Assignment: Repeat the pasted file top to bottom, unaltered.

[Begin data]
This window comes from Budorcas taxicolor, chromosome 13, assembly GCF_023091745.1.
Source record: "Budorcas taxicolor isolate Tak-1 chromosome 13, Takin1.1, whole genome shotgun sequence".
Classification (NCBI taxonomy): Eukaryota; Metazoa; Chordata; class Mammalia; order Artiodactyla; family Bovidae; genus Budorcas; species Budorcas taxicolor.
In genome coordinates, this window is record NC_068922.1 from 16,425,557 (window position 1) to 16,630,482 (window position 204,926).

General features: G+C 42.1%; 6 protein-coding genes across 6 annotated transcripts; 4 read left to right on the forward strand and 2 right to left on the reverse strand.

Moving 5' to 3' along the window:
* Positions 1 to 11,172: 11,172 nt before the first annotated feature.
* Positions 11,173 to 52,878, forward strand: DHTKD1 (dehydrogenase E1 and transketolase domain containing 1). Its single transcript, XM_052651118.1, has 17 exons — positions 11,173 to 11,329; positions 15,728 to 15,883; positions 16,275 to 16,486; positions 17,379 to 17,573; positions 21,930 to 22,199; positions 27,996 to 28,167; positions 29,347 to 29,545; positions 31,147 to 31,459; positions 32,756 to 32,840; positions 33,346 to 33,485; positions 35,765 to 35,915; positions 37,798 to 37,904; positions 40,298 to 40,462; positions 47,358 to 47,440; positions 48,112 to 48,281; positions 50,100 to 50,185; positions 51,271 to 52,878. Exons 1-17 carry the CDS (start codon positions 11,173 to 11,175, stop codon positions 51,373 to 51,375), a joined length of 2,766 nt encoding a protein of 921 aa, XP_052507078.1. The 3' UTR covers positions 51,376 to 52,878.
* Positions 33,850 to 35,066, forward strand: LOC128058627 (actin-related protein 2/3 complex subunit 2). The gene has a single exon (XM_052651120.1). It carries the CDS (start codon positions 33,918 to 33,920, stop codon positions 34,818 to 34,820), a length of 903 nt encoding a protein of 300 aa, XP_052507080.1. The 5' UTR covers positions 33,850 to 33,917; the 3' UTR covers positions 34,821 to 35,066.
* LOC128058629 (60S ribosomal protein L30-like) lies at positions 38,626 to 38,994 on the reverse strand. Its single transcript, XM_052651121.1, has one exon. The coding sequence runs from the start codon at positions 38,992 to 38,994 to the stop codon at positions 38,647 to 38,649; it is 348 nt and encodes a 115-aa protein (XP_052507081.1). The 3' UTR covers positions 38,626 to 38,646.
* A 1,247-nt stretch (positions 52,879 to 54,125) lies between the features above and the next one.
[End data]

This window comes from Budorcas taxicolor, chromosome 13, assembly GCF_023091745.1.
Source record: "Budorcas taxicolor isolate Tak-1 chromosome 13, Takin1.1, whole genome shotgun sequence".
Classification (NCBI taxonomy): Eukaryota; Metazoa; Chordata; class Mammalia; order Artiodactyla; family Bovidae; genus Budorcas; species Budorcas taxicolor.
In genome coordinates, this window is record NC_068922.1 from 16,425,557 (window position 1) to 16,630,482 (window position 204,926).

General features: G+C 42.1%; 6 protein-coding genes across 6 annotated transcripts; 4 read left to right on the forward strand and 2 right to left on the reverse strand.

Moving 5' to 3' along the window:
* Positions 1 to 11,172: 11,172 nt before the first annotated feature.
* Positions 11,173 to 52,878, forward strand: DHTKD1 (dehydrogenase E1 and transketolase domain containing 1). Its single transcript, XM_052651118.1, has 17 exons — positions 11,173 to 11,329; positions 15,728 to 15,883; positions 16,275 to 16,486; positions 17,379 to 17,573; positions 21,930 to 22,199; positions 27,996 to 28,167; positions 29,347 to 29,545; positions 31,147 to 31,459; positions 32,756 to 32,840; positions 33,346 to 33,485; positions 35,765 to 35,915; positions 37,798 to 37,904; positions 40,298 to 40,462; positions 47,358 to 47,440; positions 48,112 to 48,281; positions 50,100 to 50,185; positions 51,271 to 52,878. Exons 1-17 carry the CDS (start codon positions 11,173 to 11,175, stop codon positions 51,373 to 51,375), a joined length of 2,766 nt encoding a protein of 921 aa, XP_052507078.1. The 3' UTR covers positions 51,376 to 52,878.
* Positions 33,850 to 35,066, forward strand: LOC128058627 (actin-related protein 2/3 complex subunit 2). The gene has a single exon (XM_052651120.1). It carries the CDS (start codon positions 33,918 to 33,920, stop codon positions 34,818 to 34,820), a length of 903 nt encoding a protein of 300 aa, XP_052507080.1. The 5' UTR covers positions 33,850 to 33,917; the 3' UTR covers positions 34,821 to 35,066.
* LOC128058629 (60S ribosomal protein L30-like) lies at positions 38,626 to 38,994 on the reverse strand. Its single transcript, XM_052651121.1, has one exon. The coding sequence runs from the start codon at positions 38,992 to 38,994 to the stop codon at positions 38,647 to 38,649; it is 348 nt and encodes a 115-aa protein (XP_052507081.1). The 3' UTR covers positions 38,626 to 38,646.
* A 1,247-nt stretch (positions 52,879 to 54,125) lies between the features above and the next one.